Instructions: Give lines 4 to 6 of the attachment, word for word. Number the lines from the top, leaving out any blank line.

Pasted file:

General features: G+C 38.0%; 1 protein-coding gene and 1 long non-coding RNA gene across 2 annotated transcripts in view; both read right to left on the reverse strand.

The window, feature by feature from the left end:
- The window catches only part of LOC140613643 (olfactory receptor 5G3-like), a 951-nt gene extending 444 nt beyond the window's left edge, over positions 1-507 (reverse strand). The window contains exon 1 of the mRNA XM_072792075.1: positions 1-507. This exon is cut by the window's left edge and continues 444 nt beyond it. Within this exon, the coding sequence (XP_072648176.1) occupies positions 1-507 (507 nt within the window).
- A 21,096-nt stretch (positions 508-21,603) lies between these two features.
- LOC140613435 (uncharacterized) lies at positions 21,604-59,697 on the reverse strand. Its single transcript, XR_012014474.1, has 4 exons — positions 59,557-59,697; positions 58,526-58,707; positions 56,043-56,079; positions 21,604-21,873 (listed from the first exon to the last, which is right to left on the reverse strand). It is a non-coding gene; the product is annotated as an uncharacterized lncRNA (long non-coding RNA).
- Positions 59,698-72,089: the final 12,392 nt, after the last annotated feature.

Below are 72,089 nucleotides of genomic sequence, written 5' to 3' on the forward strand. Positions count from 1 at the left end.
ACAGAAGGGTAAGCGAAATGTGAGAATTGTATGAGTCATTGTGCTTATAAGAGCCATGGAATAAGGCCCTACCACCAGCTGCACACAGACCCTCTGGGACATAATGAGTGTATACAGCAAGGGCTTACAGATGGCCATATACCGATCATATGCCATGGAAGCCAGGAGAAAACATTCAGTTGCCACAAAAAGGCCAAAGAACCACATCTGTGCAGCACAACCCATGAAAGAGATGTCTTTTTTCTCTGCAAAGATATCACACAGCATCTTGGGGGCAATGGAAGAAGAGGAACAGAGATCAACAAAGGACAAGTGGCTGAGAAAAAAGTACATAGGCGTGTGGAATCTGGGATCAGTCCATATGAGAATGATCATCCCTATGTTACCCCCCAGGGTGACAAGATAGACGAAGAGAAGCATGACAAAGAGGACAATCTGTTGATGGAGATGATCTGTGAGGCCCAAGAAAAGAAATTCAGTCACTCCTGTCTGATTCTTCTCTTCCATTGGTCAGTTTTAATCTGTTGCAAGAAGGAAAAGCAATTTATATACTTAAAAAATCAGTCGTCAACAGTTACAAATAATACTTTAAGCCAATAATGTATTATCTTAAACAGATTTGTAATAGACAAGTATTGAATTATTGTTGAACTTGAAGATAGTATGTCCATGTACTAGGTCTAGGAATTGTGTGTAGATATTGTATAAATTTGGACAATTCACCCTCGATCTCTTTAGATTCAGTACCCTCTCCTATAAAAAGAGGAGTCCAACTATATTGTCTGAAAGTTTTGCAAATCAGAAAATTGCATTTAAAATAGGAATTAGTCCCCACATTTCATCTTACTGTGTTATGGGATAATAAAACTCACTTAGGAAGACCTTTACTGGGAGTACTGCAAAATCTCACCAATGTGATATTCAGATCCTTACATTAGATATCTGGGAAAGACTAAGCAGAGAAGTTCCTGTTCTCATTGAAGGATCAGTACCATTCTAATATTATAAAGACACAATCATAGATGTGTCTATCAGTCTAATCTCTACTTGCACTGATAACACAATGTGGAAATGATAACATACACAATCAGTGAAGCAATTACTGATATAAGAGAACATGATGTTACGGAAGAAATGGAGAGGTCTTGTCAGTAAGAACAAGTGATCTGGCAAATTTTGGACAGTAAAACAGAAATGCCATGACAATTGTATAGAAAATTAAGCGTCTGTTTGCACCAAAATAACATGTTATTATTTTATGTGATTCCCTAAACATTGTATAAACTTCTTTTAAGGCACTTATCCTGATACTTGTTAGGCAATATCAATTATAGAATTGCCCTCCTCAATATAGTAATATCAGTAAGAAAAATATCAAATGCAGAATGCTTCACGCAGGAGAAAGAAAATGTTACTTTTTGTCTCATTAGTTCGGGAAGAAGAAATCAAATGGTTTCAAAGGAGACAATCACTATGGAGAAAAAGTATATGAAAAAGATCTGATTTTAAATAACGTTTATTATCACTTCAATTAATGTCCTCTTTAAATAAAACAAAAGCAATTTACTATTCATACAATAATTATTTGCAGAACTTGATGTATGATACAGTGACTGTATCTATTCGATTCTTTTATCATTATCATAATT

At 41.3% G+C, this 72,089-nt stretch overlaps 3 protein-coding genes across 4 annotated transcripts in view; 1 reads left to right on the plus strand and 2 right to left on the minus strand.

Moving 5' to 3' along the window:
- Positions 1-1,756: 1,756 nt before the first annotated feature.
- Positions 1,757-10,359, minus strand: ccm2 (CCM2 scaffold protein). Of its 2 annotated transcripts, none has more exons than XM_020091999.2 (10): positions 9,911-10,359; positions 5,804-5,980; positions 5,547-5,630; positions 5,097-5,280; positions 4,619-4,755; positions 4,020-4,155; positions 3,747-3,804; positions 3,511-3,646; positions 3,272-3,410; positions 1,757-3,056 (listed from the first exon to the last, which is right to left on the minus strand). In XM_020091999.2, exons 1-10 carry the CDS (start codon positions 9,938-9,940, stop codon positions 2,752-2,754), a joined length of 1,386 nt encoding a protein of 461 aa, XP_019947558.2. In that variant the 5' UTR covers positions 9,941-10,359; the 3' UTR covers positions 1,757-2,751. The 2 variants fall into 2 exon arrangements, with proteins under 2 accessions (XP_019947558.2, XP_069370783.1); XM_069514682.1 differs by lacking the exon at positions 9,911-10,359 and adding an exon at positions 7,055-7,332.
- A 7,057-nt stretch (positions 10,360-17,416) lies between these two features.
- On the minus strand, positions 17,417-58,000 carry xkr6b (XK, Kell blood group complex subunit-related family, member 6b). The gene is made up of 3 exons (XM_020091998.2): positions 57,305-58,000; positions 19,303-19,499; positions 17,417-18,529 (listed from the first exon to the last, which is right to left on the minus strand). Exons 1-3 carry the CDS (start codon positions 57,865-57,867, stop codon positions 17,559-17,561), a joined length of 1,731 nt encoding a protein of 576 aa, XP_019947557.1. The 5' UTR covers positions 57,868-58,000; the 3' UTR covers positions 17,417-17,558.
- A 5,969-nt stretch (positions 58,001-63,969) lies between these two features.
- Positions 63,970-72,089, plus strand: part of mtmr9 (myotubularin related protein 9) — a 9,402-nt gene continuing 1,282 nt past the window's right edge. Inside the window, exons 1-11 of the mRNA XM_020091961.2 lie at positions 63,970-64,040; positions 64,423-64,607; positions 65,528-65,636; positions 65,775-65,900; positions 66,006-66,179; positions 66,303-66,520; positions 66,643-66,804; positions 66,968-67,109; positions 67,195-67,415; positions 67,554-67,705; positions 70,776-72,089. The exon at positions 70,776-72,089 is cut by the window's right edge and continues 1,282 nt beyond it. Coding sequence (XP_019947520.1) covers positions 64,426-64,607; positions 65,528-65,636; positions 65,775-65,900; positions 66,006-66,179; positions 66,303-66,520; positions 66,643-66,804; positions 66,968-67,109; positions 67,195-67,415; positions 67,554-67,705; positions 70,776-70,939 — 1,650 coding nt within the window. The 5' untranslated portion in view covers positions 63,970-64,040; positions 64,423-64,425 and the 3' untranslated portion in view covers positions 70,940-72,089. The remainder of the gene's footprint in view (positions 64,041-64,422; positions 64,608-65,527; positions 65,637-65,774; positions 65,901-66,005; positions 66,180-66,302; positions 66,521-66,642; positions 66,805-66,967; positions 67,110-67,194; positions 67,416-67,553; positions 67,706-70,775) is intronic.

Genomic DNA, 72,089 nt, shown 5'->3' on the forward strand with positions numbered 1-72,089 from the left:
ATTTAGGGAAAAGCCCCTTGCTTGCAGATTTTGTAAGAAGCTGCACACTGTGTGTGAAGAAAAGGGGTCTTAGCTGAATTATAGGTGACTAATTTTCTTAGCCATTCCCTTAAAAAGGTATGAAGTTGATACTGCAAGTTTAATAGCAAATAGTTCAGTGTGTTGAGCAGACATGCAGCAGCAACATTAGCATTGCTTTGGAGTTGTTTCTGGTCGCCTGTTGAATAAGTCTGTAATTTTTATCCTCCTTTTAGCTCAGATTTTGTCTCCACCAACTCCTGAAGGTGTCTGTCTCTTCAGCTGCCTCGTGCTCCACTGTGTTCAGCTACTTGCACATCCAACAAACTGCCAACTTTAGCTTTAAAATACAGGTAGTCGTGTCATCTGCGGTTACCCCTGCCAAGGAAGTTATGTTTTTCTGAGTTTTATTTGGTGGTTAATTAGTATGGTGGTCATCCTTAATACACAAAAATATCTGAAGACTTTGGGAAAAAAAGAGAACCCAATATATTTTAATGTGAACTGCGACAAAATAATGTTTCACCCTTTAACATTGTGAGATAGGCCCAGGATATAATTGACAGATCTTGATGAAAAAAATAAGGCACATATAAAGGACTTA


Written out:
- A 21,096-nt stretch (positions 508-21,603) lies between these two features.
- LOC140613435 (uncharacterized) lies at positions 21,604-59,697 on the reverse strand. Its single transcript, XR_012014474.1, has 4 exons — positions 59,557-59,697; positions 58,526-58,707; positions 56,043-56,079; positions 21,604-21,873 (listed from the first exon to the last, which is right to left on the reverse strand). It is a non-coding gene; the product is annotated as an uncharacterized lncRNA (long non-coding RNA).
- Positions 59,698-72,089: the final 12,392 nt, after the last annotated feature.